LBJ President, Austin

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    LBJ state Historical Park

    by Djinn76 Updated Aug 19, 2004

    Johnson City has been created in the 19th century by one of the president’s ancestor; the original ranch has been restored to show us how life could have been at that time.

    In the Johnson settlement itself, an exhibit shows what the life of a cowboy was.

    You can then walk through different building: the Dog-trot cabin where Samuel Ealy Johnson, the president’s grandfather brought his bride in 1867, the Bruckner barn, constructed in 1884 by a German immigrant who purchased a portion of the ranch, the James Polk Johnson Ban, built by the nephew of the president’s grandfather. You can also see a windmill being used to pump water into a water tank.

    You can also have the opportunity to see a couple of longhorn cows in the nearby pasture. These cows are now a symbol of Texas!

    It is definitely a must-see (and it’s free!) if you want to have a better idea how was life in Texas in the past.

    Related to:
    • Historical Travel

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    LBJ Ranch

    by Djinn76 Updated Aug 19, 2004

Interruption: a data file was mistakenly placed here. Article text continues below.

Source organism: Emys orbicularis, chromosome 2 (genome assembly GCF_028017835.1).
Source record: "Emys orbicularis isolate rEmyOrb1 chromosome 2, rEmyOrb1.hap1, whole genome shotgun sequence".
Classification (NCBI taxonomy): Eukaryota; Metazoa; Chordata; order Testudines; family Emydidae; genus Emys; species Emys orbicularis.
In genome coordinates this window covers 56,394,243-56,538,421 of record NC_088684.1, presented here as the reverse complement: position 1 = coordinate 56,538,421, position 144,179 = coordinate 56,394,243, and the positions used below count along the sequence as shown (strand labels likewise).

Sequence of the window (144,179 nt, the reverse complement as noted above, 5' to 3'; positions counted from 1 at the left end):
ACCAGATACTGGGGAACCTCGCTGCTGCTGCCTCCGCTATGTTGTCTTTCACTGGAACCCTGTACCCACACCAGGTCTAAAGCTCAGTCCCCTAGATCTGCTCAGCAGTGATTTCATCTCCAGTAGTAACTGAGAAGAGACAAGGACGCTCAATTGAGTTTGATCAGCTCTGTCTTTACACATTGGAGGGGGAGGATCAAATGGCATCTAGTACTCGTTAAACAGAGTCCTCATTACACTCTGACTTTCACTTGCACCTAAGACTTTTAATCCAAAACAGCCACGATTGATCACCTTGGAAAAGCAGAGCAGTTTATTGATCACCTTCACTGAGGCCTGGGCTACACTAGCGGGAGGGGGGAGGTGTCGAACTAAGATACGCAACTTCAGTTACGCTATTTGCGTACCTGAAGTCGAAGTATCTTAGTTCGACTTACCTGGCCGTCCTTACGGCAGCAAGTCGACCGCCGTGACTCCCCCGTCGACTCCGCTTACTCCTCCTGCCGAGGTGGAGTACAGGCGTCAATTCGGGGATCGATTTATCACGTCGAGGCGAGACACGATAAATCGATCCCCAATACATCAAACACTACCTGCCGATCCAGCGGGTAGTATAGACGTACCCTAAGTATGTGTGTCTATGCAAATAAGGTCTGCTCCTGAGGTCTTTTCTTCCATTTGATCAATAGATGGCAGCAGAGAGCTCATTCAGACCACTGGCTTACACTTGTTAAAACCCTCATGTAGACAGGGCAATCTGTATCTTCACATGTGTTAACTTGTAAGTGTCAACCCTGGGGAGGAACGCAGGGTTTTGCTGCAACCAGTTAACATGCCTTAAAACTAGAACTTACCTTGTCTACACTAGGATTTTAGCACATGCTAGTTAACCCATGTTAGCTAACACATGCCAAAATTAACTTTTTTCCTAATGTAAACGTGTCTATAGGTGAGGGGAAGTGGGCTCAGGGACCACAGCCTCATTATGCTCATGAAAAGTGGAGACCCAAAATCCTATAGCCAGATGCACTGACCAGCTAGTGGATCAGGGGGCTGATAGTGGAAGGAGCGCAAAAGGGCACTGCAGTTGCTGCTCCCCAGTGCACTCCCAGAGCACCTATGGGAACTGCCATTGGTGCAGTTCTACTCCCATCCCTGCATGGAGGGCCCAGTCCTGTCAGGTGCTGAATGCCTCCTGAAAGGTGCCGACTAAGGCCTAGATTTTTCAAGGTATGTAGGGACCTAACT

2.5 out of 5 starsHelpfulness

    This is the other part of the National Park, located 14 miles from Johnson City in the direction of Fredericksburg. This is in fact the ranch where the president retreated after his official career. Entrance is free but to see the ranch itself, there is an organised bus tour (3$). Due to timing issue, I’ve missed it…

    However it is not the only thing to do there, you can walk along the Paseo Del Arroyo Nature trail to discover the wildlife. Different signs explain part of it.

    You can also see the Sauer-Beckman Farm where costumed interpreters carry out the day-to-day activity of a turn-of-the-century Texas-German farm family. You can freely walk trough the different building of the farm, a real dive in the past!

    Nearby you can also see some of these really impressive longhorn cows.

    Finally some “historical buildings” are also visible: The Junction School where Lyndon learned to read, his reconstructed birthplace, the Johnson family cemetery and the Grandparent’s farmhouse.

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